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Why more Black families are opting to homeschool their children


The early part of the pandemic created an educational divide in the U.S. between parents who wanted their kids to stick with remote learning and parents who wanted their kids physically back in school. Over the last two years, more and more Black families have chosen to home-school their kids. Now, this trend did start before 2020, but the experience of remote learning at home led more families to make that leap.


BEVERLY HOPGOOD: He was like, she's not paying attention to me. My time is almost up. He was trying to understand the actual question so he could answer it. I guess it just wasn't explained to him well enough. And so after my meeting, I went into the view of the screen, and then all of a sudden she was like, Andre, you had a question? Sweetie, if you saw my son raising his hand a while ago, you should have answered him a while ago. Don't ignore my child.

RASCOE: That's a parent featured in a new Saint Louis Public Radio podcast called "Doin' It Our Way." Marissanne Lewis-Thompson is the creator and reporter behind this miniseries, and she joins us now.

Good morning.


RASCOE: So we just heard one of the parents you talk to, Beverly Hopgood. Tell us a little bit about her and her kids.

LEWIS-THOMPSON: So Beverly is a mom to three kids, but when she started her homeschooling journey, she was actually pregnant with her third child. And her two kids who, you know, were elementary school-age at the time were in classroom settings that were pretty chaotic, partially because they were remote. And she was able to see what was going down in her kids' classroom in real time. Like, you had kids that were constantly screaming and yelling and the teacher trying to get order from her computer. And then, of course, she witnessed her own son being ignored for 15 minutes. It got to the point where Andre was crying all the time, was really frustrated, and he just kind of lost his love for learning.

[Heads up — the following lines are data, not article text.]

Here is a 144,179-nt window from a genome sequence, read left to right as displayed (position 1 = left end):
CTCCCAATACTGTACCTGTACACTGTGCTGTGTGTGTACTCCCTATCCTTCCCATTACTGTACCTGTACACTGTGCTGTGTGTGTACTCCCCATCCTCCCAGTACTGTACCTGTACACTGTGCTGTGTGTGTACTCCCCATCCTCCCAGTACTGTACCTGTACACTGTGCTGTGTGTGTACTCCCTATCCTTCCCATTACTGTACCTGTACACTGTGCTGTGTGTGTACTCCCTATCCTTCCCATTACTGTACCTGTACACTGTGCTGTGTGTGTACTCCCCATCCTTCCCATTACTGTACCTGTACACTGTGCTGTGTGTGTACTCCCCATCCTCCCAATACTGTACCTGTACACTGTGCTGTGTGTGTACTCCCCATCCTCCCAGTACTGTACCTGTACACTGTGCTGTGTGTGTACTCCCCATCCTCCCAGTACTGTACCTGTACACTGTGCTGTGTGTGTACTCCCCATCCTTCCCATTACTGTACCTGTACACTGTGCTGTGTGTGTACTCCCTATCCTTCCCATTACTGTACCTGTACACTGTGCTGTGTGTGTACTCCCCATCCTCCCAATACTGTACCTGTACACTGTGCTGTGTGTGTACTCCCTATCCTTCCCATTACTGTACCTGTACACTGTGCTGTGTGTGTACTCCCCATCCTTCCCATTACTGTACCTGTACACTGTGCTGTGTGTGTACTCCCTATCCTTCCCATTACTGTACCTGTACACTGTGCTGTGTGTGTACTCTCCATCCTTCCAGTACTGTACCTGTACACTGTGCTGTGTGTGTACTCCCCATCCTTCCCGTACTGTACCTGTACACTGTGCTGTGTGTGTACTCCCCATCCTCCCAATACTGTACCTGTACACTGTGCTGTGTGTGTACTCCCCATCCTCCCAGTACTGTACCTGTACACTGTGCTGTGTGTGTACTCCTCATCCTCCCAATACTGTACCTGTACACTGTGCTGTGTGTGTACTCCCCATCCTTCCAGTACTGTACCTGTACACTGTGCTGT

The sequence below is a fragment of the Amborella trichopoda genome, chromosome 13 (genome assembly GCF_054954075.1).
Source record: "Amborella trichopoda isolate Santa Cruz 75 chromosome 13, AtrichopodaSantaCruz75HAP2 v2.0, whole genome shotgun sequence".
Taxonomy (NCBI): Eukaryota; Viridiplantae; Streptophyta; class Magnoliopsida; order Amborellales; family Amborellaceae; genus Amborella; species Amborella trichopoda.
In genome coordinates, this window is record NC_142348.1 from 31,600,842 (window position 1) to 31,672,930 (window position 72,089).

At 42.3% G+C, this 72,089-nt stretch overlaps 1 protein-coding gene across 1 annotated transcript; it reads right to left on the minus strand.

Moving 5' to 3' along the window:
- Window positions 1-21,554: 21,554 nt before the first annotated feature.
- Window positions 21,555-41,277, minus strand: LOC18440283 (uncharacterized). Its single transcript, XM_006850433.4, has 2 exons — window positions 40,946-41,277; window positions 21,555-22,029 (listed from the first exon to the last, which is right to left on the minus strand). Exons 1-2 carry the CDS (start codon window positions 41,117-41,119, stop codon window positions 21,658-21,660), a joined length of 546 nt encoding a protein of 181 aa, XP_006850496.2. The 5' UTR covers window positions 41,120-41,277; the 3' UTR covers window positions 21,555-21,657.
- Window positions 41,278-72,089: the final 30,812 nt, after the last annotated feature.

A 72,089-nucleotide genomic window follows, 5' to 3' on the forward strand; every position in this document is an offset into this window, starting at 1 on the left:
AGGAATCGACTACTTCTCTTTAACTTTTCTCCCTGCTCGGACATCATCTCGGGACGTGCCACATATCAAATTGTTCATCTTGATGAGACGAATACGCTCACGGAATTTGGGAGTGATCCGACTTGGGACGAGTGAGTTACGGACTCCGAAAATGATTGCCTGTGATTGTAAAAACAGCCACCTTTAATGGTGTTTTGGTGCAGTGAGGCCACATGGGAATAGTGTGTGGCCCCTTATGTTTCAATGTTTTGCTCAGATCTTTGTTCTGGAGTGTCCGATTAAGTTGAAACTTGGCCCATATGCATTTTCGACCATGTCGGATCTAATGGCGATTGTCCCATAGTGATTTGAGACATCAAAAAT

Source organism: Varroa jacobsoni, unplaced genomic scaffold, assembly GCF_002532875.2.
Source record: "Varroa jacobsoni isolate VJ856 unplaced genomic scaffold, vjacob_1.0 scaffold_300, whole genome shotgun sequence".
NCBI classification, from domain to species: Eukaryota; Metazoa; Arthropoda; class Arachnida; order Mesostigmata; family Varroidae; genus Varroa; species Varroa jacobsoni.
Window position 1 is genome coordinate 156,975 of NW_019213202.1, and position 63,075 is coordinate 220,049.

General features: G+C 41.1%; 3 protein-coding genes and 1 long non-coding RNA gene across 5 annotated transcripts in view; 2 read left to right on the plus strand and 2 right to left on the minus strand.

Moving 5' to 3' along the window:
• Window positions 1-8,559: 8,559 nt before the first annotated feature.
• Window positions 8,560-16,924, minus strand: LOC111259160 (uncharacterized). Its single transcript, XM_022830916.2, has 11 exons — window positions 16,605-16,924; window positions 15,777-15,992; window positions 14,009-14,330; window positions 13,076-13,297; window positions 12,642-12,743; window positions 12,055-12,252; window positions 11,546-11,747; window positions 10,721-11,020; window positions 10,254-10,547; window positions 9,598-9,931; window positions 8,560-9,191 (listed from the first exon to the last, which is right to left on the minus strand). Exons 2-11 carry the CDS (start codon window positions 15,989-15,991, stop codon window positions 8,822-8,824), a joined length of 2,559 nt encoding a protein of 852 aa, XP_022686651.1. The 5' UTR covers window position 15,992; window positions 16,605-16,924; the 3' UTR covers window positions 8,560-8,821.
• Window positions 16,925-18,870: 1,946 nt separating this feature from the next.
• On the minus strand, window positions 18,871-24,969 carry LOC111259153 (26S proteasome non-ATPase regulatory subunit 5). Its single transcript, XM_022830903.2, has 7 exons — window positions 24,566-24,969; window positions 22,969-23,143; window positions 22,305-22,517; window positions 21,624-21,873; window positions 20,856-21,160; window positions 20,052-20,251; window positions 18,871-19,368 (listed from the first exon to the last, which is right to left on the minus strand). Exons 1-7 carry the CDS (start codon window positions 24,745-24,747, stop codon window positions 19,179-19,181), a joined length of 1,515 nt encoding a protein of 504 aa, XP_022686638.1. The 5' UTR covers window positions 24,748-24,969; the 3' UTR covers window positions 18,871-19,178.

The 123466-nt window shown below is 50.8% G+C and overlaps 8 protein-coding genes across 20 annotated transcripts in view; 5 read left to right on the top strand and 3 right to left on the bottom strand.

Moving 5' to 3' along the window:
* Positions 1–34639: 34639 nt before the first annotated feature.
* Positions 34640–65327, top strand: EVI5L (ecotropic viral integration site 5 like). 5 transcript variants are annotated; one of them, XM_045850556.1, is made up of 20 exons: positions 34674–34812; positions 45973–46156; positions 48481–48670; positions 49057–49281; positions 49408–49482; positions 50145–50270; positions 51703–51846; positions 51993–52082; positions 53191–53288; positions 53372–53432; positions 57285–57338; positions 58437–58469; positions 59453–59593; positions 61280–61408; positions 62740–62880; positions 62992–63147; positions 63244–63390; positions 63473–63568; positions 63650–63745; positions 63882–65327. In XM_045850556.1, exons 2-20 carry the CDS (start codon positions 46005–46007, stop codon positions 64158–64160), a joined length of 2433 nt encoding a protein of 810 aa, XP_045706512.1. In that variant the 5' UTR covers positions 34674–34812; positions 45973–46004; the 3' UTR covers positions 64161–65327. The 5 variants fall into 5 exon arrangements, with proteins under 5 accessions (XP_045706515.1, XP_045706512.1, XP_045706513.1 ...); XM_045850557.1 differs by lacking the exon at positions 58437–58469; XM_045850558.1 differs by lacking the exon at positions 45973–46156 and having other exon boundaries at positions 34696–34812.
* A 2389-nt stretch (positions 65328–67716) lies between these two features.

RASCOE: Were her concerns similar to the other parents that you heard from, and did they feel like their children, because of race, were having more specific issues than, say, a child who was not Black in school?

LEWIS-THOMPSON: I think it's important to note that the reasons all varied for these parents. You know, there was one who - ZIP code played a factor in where their kids could go to school, which was cause for concern - you know, limited Black representation in curriculum that centered around Eurocentric narratives. Another parent based her decision on her own experiences in the classroom. And then there was another due to one of her kids being bullied and her oldest not being challenged in the classroom. And this kid was pretty advanced for his age. And when his parents pushed for him to be put in classes that reflected that, they were shut down by school administrators. But then there are things like teacher biases, racism in the classroom that have also played factors into why these Black parents, but also other Black parents, have said we have to do it our way.

RASCOE: So, you know, more than 16% of Black families were home-schooling as of 2020. And that's a huge jump over recent years. Like, what were some of the challenges that the families that you talked to - that they were having taking this on? You'd mentioned earlier growing pains.